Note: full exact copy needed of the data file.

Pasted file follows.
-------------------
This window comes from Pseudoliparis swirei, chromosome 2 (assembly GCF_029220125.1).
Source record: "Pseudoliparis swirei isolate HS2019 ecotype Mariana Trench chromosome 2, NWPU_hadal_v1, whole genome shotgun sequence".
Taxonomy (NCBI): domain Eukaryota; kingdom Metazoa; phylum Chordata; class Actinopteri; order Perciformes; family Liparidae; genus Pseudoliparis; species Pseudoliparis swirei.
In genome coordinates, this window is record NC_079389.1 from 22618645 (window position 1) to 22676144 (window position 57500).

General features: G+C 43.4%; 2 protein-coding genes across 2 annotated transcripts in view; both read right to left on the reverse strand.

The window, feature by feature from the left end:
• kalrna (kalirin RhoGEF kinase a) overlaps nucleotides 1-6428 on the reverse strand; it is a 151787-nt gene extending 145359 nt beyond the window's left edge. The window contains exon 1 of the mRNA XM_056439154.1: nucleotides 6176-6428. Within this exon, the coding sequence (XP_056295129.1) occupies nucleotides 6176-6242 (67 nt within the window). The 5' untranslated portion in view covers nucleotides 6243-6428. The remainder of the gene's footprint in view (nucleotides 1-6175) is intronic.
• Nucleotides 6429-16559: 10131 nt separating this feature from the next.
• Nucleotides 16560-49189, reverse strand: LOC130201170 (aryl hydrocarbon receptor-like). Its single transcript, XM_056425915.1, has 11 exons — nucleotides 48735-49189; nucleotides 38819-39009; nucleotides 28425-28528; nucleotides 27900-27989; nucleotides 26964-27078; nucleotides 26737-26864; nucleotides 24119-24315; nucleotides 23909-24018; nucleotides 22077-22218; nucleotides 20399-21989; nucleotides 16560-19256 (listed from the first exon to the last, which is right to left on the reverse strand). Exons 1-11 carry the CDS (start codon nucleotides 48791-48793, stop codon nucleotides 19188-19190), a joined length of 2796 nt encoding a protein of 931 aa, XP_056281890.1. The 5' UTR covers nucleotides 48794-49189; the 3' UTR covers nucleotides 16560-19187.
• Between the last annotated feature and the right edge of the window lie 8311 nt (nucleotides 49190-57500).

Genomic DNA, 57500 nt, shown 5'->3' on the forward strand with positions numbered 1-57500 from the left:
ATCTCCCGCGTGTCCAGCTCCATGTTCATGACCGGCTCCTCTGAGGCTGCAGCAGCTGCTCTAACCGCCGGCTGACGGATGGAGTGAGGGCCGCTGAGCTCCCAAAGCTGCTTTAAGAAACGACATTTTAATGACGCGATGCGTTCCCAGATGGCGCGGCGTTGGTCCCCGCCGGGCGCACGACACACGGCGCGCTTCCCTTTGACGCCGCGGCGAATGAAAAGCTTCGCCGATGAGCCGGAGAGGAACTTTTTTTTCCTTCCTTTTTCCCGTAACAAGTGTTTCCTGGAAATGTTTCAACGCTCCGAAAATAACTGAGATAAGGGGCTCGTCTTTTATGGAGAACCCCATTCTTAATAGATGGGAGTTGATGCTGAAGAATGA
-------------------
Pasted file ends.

This window comes from Pseudoliparis swirei, chromosome 2 (assembly GCF_029220125.1).
Source record: "Pseudoliparis swirei isolate HS2019 ecotype Mariana Trench chromosome 2, NWPU_hadal_v1, whole genome shotgun sequence".
Taxonomy (NCBI): domain Eukaryota; kingdom Metazoa; phylum Chordata; class Actinopteri; order Perciformes; family Liparidae; genus Pseudoliparis; species Pseudoliparis swirei.
In genome coordinates, this window is record NC_079389.1 from 22618645 (window position 1) to 22676144 (window position 57500).

General features: G+C 43.4%; 2 protein-coding genes across 2 annotated transcripts in view; both read right to left on the reverse strand.

The window, feature by feature from the left end:
• kalrna (kalirin RhoGEF kinase a) overlaps nucleotides 1-6428 on the reverse strand; it is a 151787-nt gene extending 145359 nt beyond the window's left edge. The window contains exon 1 of the mRNA XM_056439154.1: nucleotides 6176-6428. Within this exon, the coding sequence (XP_056295129.1) occupies nucleotides 6176-6242 (67 nt within the window). The 5' untranslated portion in view covers nucleotides 6243-6428. The remainder of the gene's footprint in view (nucleotides 1-6175) is intronic.
• Nucleotides 6429-16559: 10131 nt separating this feature from the next.
• Nucleotides 16560-49189, reverse strand: LOC130201170 (aryl hydrocarbon receptor-like). Its single transcript, XM_056425915.1, has 11 exons — nucleotides 48735-49189; nucleotides 38819-39009; nucleotides 28425-28528; nucleotides 27900-27989; nucleotides 26964-27078; nucleotides 26737-26864; nucleotides 24119-24315; nucleotides 23909-24018; nucleotides 22077-22218; nucleotides 20399-21989; nucleotides 16560-19256 (listed from the first exon to the last, which is right to left on the reverse strand). Exons 1-11 carry the CDS (start codon nucleotides 48791-48793, stop codon nucleotides 19188-19190), a joined length of 2796 nt encoding a protein of 931 aa, XP_056281890.1. The 5' UTR covers nucleotides 48794-49189; the 3' UTR covers nucleotides 16560-19187.
• Between the last annotated feature and the right edge of the window lie 8311 nt (nucleotides 49190-57500).

Genomic DNA, 57500 nt, shown 5'->3' on the forward strand with positions numbered 1-57500 from the left:
ATCTCCCGCGTGTCCAGCTCCATGTTCATGACCGGCTCCTCTGAGGCTGCAGCAGCTGCTCTAACCGCCGGCTGACGGATGGAGTGAGGGCCGCTGAGCTCCCAAAGCTGCTTTAAGAAACGACATTTTAATGACGCGATGCGTTCCCAGATGGCGCGGCGTTGGTCCCCGCCGGGCGCACGACACACGGCGCGCTTCCCTTTGACGCCGCGGCGAATGAAAAGCTTCGCCGATGAGCCGGAGAGGAACTTTTTTTTCCTTCCTTTTTCCCGTAACAAGTGTTTCCTGGAAATGTTTCAACGCTCCGAAAATAACTGAGATAAGGGGCTCGTCTTTTATGGAGAACCCCATTCTTAATAGATGGGAGTTGATGCTGAAGAATGA